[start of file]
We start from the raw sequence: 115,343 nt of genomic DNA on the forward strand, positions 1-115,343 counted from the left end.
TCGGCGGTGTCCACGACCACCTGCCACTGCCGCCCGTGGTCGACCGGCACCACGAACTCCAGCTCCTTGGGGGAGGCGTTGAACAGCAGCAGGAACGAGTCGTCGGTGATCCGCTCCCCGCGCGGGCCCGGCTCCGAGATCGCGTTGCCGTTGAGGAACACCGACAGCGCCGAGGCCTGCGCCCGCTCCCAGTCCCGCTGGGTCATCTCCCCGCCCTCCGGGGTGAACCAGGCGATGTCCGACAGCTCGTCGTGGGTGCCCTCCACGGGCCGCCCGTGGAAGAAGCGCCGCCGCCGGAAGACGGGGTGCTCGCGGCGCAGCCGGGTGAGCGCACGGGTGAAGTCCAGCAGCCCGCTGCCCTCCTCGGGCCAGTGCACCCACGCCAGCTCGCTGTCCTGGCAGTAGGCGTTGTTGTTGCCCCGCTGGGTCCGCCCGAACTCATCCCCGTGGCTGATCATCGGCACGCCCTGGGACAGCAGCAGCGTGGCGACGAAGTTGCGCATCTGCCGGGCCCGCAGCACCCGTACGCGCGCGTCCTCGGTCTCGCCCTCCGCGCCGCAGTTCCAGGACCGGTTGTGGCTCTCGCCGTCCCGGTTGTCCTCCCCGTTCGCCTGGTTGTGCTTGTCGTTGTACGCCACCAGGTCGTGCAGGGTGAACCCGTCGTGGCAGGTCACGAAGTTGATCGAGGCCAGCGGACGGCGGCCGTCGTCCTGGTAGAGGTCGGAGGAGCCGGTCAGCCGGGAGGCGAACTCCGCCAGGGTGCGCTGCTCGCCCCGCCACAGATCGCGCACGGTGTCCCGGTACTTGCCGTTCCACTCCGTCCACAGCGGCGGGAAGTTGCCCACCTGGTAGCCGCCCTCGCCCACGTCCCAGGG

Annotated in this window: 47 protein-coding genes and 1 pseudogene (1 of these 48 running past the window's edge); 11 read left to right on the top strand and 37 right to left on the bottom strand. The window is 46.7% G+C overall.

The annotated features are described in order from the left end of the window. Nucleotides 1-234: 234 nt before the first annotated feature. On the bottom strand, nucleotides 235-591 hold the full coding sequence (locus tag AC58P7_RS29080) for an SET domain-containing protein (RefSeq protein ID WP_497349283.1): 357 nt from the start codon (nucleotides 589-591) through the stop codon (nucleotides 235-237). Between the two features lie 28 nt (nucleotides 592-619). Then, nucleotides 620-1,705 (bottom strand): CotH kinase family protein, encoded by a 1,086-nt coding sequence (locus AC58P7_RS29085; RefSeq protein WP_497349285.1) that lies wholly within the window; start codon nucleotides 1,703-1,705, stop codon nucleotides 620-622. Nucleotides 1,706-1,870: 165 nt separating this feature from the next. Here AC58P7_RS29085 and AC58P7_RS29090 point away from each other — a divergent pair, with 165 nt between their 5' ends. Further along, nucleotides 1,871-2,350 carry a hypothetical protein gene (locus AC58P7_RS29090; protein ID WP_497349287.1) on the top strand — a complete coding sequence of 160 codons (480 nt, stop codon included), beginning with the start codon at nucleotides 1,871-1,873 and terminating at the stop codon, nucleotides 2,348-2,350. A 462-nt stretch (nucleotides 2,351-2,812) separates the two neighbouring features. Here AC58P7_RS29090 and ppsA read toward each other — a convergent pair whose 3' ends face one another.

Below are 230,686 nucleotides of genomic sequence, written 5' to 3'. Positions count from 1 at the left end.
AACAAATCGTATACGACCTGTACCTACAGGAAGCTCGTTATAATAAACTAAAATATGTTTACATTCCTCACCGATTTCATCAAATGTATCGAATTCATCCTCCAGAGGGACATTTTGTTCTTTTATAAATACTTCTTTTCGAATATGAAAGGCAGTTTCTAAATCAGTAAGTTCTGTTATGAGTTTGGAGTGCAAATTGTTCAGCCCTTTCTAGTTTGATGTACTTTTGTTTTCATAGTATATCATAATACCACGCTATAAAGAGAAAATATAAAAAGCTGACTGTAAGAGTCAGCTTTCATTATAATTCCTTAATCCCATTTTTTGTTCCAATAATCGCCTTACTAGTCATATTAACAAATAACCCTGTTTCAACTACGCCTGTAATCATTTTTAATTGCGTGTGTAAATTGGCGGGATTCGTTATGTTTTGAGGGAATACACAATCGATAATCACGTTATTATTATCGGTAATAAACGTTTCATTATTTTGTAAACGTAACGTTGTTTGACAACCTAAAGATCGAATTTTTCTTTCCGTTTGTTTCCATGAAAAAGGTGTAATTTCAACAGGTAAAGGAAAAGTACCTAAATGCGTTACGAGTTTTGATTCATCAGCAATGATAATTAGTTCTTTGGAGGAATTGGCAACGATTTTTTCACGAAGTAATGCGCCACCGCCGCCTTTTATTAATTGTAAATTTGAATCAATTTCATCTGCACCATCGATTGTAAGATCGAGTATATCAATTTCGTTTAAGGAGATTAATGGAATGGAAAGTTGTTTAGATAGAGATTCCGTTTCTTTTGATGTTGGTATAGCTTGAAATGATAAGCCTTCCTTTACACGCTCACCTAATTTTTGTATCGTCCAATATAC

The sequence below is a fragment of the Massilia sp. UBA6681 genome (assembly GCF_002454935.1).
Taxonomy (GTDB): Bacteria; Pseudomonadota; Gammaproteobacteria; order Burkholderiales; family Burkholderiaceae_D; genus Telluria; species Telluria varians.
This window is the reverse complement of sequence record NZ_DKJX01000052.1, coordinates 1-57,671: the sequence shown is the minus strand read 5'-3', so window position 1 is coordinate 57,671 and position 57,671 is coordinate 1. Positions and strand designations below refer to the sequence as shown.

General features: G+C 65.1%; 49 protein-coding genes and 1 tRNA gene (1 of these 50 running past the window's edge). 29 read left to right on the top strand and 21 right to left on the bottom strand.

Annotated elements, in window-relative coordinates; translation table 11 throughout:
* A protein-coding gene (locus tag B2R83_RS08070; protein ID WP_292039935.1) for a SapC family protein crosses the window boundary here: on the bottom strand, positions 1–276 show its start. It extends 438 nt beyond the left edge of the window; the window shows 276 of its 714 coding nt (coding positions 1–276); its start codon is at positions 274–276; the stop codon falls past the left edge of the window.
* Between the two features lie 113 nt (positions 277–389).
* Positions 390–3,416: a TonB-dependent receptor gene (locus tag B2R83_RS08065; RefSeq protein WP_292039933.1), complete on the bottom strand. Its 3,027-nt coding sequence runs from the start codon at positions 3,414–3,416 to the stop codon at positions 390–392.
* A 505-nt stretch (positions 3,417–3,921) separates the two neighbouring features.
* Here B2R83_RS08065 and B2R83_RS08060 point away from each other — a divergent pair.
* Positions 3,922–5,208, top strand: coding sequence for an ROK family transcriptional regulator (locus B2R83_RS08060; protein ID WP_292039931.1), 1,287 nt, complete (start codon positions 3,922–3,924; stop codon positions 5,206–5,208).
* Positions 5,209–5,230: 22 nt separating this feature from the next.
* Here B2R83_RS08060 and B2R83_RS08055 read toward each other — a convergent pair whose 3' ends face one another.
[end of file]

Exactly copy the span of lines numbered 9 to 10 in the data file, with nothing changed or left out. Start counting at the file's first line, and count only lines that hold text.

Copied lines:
This window is the reverse complement of sequence record NZ_DKJX01000052.1, coordinates 1-57,671: the sequence shown is the minus strand read 5'-3', so window position 1 is coordinate 57,671 and position 57,671 is coordinate 1. Positions and strand designations below refer to the sequence as shown.

General features: G+C 65.1%; 49 protein-coding genes and 1 tRNA gene (1 of these 50 running past the window's edge). 29 read left to right on the top strand and 21 right to left on the bottom strand.